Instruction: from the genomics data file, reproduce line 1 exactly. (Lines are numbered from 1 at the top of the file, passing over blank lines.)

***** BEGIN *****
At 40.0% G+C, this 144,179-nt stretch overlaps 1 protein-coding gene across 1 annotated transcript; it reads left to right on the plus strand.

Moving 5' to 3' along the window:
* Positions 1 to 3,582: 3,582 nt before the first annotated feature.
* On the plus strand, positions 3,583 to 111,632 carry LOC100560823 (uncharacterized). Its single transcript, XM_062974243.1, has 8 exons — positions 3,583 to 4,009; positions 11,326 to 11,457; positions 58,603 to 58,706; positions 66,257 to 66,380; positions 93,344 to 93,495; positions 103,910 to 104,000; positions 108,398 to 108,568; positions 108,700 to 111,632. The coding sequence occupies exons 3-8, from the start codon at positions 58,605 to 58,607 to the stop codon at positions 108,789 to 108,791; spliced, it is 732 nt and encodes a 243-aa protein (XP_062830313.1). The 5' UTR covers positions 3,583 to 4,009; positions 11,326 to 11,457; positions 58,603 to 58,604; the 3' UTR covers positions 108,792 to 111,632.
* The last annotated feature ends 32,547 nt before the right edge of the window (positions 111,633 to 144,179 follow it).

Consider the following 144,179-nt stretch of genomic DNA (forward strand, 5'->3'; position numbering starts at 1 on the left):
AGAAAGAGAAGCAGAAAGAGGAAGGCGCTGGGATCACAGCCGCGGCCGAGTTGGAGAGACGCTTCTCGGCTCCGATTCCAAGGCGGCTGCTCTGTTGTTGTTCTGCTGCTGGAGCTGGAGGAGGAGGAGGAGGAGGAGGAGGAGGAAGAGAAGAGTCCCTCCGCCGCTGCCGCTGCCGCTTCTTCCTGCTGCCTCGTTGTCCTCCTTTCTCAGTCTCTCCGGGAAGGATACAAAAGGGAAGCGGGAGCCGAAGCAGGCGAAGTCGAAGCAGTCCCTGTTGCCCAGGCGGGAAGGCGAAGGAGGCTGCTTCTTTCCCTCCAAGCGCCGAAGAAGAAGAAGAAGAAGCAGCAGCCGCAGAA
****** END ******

At 40.0% G+C, this 144,179-nt stretch overlaps 1 protein-coding gene across 1 annotated transcript; it reads left to right on the plus strand.